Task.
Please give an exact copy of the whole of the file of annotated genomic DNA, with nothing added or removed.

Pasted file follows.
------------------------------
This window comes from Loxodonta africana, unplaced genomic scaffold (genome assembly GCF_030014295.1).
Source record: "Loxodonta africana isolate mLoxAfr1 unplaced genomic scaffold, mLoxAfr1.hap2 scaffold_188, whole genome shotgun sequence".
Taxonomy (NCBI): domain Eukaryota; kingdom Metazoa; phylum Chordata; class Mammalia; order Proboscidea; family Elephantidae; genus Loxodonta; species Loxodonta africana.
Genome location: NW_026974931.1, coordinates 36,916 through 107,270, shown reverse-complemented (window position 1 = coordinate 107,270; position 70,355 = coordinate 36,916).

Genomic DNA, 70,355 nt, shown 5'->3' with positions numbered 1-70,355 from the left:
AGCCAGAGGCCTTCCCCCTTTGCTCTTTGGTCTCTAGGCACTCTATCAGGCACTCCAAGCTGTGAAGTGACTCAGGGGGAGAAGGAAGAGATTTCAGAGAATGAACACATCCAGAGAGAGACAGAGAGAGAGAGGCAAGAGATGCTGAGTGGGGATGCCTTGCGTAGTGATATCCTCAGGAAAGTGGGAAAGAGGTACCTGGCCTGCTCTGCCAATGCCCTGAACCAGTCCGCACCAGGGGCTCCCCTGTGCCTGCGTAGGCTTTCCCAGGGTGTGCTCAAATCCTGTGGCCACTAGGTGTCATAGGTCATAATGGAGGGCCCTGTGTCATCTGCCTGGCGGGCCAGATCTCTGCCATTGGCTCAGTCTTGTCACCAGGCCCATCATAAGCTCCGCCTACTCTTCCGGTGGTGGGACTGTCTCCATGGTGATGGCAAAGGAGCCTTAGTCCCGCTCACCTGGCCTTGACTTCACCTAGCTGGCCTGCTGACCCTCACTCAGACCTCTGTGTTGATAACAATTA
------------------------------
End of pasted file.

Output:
This window comes from Loxodonta africana, unplaced genomic scaffold (genome assembly GCF_030014295.1).
Source record: "Loxodonta africana isolate mLoxAfr1 unplaced genomic scaffold, mLoxAfr1.hap2 scaffold_188, whole genome shotgun sequence".
Taxonomy (NCBI): domain Eukaryota; kingdom Metazoa; phylum Chordata; class Mammalia; order Proboscidea; family Elephantidae; genus Loxodonta; species Loxodonta africana.
Genome location: NW_026974931.1, coordinates 36,916 through 107,270, shown reverse-complemented (window position 1 = coordinate 107,270; position 70,355 = coordinate 36,916).

Genomic DNA, 70,355 nt, shown 5'->3' with positions numbered 1-70,355 from the left:
AGCCAGAGGCCTTCCCCCTTTGCTCTTTGGTCTCTAGGCACTCTATCAGGCACTCCAAGCTGTGAAGTGACTCAGGGGGAGAAGGAAGAGATTTCAGAGAATGAACACATCCAGAGAGAGACAGAGAGAGAGAGGCAAGAGATGCTGAGTGGGGATGCCTTGCGTAGTGATATCCTCAGGAAAGTGGGAAAGAGGTACCTGGCCTGCTCTGCCAATGCCCTGAACCAGTCCGCACCAGGGGCTCCCCTGTGCCTGCGTAGGCTTTCCCAGGGTGTGCTCAAATCCTGTGGCCACTAGGTGTCATAGGTCATAATGGAGGGCCCTGTGTCATCTGCCTGGCGGGCCAGATCTCTGCCATTGGCTCAGTCTTGTCACCAGGCCCATCATAAGCTCCGCCTACTCTTCCGGTGGTGGGACTGTCTCCATGGTGATGGCAAAGGAGCCTTAGTCCCGCTCACCTGGCCTTGACTTCACCTAGCTGGCCTGCTGACCCTCACTCAGACCTCTGTGTTGATAACAATTA